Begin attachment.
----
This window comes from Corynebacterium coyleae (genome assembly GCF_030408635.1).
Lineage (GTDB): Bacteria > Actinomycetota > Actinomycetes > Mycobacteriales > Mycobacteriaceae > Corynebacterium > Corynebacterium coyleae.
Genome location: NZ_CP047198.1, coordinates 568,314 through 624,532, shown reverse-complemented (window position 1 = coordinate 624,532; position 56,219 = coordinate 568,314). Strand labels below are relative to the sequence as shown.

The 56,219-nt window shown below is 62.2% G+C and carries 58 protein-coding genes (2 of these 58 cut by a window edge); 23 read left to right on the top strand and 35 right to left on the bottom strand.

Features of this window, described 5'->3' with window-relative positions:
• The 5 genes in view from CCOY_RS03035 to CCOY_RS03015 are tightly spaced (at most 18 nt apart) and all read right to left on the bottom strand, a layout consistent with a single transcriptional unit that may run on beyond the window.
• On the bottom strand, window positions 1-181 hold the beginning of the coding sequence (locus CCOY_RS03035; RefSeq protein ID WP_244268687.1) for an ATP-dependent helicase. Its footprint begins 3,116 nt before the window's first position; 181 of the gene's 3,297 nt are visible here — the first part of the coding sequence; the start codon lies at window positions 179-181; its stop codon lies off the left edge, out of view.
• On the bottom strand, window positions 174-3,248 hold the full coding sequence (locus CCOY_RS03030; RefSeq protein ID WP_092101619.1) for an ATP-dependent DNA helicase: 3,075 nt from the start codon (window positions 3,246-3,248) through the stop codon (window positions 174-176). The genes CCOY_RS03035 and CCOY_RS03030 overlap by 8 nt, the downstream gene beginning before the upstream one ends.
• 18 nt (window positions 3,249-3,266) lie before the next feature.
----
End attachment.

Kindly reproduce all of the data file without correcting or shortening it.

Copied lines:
This window comes from Corynebacterium coyleae (genome assembly GCF_030408635.1).
Lineage (GTDB): Bacteria > Actinomycetota > Actinomycetes > Mycobacteriales > Mycobacteriaceae > Corynebacterium > Corynebacterium coyleae.
Genome location: NZ_CP047198.1, coordinates 568,314 through 624,532, shown reverse-complemented (window position 1 = coordinate 624,532; position 56,219 = coordinate 568,314). Strand labels below are relative to the sequence as shown.

The 56,219-nt window shown below is 62.2% G+C and carries 58 protein-coding genes (2 of these 58 cut by a window edge); 23 read left to right on the top strand and 35 right to left on the bottom strand.

Features of this window, described 5'->3' with window-relative positions:
• The 5 genes in view from CCOY_RS03035 to CCOY_RS03015 are tightly spaced (at most 18 nt apart) and all read right to left on the bottom strand, a layout consistent with a single transcriptional unit that may run on beyond the window.
• On the bottom strand, window positions 1-181 hold the beginning of the coding sequence (locus CCOY_RS03035; RefSeq protein ID WP_244268687.1) for an ATP-dependent helicase. Its footprint begins 3,116 nt before the window's first position; 181 of the gene's 3,297 nt are visible here — the first part of the coding sequence; the start codon lies at window positions 179-181; its stop codon lies off the left edge, out of view.
• On the bottom strand, window positions 174-3,248 hold the full coding sequence (locus CCOY_RS03030; RefSeq protein ID WP_092101619.1) for an ATP-dependent DNA helicase: 3,075 nt from the start codon (window positions 3,246-3,248) through the stop codon (window positions 174-176). The genes CCOY_RS03035 and CCOY_RS03030 overlap by 8 nt, the downstream gene beginning before the upstream one ends.
• 18 nt (window positions 3,249-3,266) lie before the next feature.